The political logic for many of these leaders, as stated previously, can be skewed towards predation and to take on the role of a roving bandit. However, there are also domestic political factors that require leaders to cater to the winning coalition in order to stay in power. Regarding the choice between enhancing social welfare or staying in power by enriching a privileged few, Bruce Bueno de Mesquite said, “Honorable motives might seem important, but they are overwhelmed by the need to keep supporters happy, and the means of keeping them happy depends on how many need rewarding” (Bueno de Mesquita & Smith, 2011). This leads to clientalism and corruption within governments in the African countries, also contributing to the lack of economic growth. When a government first fails to provide infrastructure and other public goods for society, the focus can then concentrate on the resources within the country. This leads the leader of the country to divvy out the rents that the government is able to gain from the resources, using the money to buy up or coerce support for the regime. When the winning coalition of supporters for the leader is small relative to the size of the selectorate, it is easier for a regime to buy off and keep the support through spoils, private benefits and public projects that work as pork projects getting awarded to those in favor of government (Packer Notes(a)). As a supporter of Robert Mugabe in Zimbabwe stated rather candidly, “I am rich because I belong to Zanu-PF [Mugabe’s ruling party]” (Bueno de Mesquita & Smith, 2011). Many leaders partake in similar functions, rewarding those who support them and help them stay in power at the expense of the losing group or the public as a whole in the country. These policies can take the form of many bad economic decisions, such as, government licensing that protects established producers, subsidies to favored corporations, low cost loans to favored companies, and maintaining an overvalued currency that acted as a subsidy to urban manufactures (Packer Notes(a)). An economy that can grow and prosper over a long period of time cannot be sustained if crony capitalism is taken as standard, and every time a new government comes in power, the favored companies switch and wealth changes hands arbitrarily. Furthermore, as leaders feel that they are less secure, the rewards and incentives to protect the citizens and not switch over to predation decline. In extreme cases, some leaders even see infrastructure building as enabling a rebellion the means to move quickly against the government. For example, in Zaire, there was 90,000 miles of road in 1965, yet 30 years later there was only 6,000 miles of road left intact (Bueno de Mesquita & Smith, 2011). This was because the leader of Zaire, allowed only infrastructure that was beneficial to his regime, for example a road that would help him escape the country or allow his forces to maintain power, while destroying roads that would aid any sort of rebellion trying to be put together against him. The problem with this is that in order to stay in power, Mobutu was destroying any hope of economic growth within Zaire by not just providing public goods and infrastructure, but even worse by destroying them. The incentive for a leader unsure of how long he will be in power is to take as much as he can in the present before being overthrown, leading to roving banditry and uneven revenue streams. Together, this leads to a lack of good governance, and a lack of good governance can lead to failing states.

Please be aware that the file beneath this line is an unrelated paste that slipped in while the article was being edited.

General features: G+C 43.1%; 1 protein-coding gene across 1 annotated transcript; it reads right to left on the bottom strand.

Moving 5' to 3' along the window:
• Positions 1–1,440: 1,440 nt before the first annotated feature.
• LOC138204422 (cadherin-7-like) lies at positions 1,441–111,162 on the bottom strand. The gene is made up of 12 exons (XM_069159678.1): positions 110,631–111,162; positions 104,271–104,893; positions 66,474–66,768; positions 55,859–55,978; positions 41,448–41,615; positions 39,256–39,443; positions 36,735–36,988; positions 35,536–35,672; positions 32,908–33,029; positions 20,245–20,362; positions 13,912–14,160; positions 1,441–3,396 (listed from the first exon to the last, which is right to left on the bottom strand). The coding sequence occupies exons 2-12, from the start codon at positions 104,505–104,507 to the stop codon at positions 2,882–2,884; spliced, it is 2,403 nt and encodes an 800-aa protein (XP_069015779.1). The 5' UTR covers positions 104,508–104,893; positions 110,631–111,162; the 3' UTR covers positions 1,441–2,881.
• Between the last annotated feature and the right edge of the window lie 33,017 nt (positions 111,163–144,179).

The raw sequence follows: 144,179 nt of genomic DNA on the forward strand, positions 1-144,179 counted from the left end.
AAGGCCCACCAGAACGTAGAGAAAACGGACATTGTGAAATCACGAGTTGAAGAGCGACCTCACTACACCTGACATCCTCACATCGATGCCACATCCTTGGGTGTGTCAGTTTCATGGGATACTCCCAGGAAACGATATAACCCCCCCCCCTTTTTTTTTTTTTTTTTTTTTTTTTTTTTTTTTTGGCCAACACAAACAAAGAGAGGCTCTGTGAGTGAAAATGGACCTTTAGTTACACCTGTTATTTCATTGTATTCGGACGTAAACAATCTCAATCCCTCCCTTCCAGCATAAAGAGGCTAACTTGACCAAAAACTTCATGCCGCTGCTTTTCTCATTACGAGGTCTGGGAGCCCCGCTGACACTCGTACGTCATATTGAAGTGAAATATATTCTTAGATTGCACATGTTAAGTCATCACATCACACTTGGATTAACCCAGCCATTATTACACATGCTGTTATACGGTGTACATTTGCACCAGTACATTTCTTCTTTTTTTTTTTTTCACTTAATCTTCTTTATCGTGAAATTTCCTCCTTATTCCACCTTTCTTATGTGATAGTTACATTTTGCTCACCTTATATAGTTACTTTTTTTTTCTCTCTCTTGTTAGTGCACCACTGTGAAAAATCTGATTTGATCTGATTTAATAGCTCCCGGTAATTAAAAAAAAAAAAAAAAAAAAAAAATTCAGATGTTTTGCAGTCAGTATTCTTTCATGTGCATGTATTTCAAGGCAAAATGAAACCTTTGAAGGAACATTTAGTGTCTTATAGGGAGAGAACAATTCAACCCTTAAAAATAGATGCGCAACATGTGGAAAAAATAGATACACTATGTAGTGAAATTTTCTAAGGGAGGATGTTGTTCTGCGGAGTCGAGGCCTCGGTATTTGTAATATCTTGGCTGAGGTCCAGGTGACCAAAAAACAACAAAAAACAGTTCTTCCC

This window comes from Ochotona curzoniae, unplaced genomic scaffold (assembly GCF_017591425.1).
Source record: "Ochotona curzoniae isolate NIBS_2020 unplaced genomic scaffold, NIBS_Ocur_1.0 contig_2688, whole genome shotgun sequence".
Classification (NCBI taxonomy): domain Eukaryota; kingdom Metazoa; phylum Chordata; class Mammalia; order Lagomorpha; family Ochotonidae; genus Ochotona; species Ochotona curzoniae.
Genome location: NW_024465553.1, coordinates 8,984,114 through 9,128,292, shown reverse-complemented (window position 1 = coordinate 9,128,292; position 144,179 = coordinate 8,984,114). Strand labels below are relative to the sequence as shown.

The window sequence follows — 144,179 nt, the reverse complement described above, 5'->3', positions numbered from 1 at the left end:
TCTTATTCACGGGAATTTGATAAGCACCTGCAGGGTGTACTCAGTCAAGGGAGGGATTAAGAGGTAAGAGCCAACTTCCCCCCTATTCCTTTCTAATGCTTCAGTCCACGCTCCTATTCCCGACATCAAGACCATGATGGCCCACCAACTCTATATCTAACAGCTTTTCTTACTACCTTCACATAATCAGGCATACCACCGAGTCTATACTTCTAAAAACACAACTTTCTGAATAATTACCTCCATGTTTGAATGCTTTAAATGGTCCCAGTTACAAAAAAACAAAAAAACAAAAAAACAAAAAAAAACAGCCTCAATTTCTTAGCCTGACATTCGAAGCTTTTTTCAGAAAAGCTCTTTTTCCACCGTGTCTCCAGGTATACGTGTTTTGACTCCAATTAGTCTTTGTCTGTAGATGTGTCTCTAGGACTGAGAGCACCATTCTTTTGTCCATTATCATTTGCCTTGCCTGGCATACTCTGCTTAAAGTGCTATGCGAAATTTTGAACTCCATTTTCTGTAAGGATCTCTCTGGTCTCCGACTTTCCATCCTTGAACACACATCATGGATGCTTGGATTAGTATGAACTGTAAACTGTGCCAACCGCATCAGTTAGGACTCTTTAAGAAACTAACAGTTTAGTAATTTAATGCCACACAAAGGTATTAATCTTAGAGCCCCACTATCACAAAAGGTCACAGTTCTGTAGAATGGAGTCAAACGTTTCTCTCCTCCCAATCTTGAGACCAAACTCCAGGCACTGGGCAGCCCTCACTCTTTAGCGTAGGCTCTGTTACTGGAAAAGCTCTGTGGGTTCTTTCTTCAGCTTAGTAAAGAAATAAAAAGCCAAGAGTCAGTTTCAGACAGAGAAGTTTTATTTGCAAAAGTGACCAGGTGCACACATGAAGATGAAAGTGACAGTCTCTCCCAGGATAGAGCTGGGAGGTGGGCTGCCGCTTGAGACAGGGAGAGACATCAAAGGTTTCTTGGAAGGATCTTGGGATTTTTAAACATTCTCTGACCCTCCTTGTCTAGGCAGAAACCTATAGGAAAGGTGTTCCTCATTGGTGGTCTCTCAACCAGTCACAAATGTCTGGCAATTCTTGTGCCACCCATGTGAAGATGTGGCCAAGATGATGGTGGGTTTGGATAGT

Ultimately, the governing bodies in Africa can and do fail because they lack the means or ability to tax its citizens. This is important because a steady revenue stream allows a government to provide the public goods necessary to keep an economy growing. A government that acts as a stationary bandit, taking produce from a certain region continuously over time while leaving enough so that people still have an incentive to keep producing is much more effective than if the government acts as a roving bandit. If the government acts as a roving bandit, there will be a major one-time increase in revenue for that government followed by a precipitous decline. The increase occurs when the government initially steals the resources and rents it needs, this is quickly followed by a decline as the incentive to reproduce for the people has been destroyed. This is also where one can get into the lack of political accountability featured by many African governments that rely on resources for their revenue streams. As resource prices can be very volatile, so can the revenue achieved from those resources be just as likely to swing largely in either direction. First, with a revenue stream a leader does not have to rely on being a benign stationary bandit, and can simply ignore the people’s demands while also not building or providing any public goods, using the resource revenue to coerce and coopt supporters to stay in power. The political struggle within the country then becomes one in which the struggle is over the resources, allowing whoever is in control of the resource is buy up or coerce support for power. In this way, a government does not need to tax its citizens and a government that cannot or will not tax its citizens is a very weak state, and when revenue streams are cut off due to volatile global commodity prices, this weak state can fall very quickly.
In the end, there is a need for policy reconsideration for most of Africa’s governments. Unfortunately, the incentives facing many leaders lead to policies that do not favor long-term economic growth and make it hard for the country to move forward along with the rest of the world in an age of vast wealth increases. With billions of people rising up from poverty elsewhere in the world, weak states and poor governance is holding Africa back from following in East Asia’s footsteps and becoming another economic growth miracle. The potential is there for many countries in Africa to join the rest of the world in the ladder to economic success. Steps need to be taken to strengthen the governing structures, making leaders accountable to the people, and providing the right incentives for leaders to provide for its citizens and lay the foundation to future years of economic growth.
Bueno de Mesquita, B., & Smith, A. (2011). The dictator's handbook: Why bad behavior is almost always good politics. New York: Public Affairs.
Collier, P. (2009). The bottom billion, why the poorest countries are failing and what can be done about it. New York: Oxford University Press, USA.
Packer Notes. The Bottom Billion. 2013 (a)
Sheldon, B. D. (0). Retrieved from http://www.foreignpolicy.com/failed_states_index_2012_interactive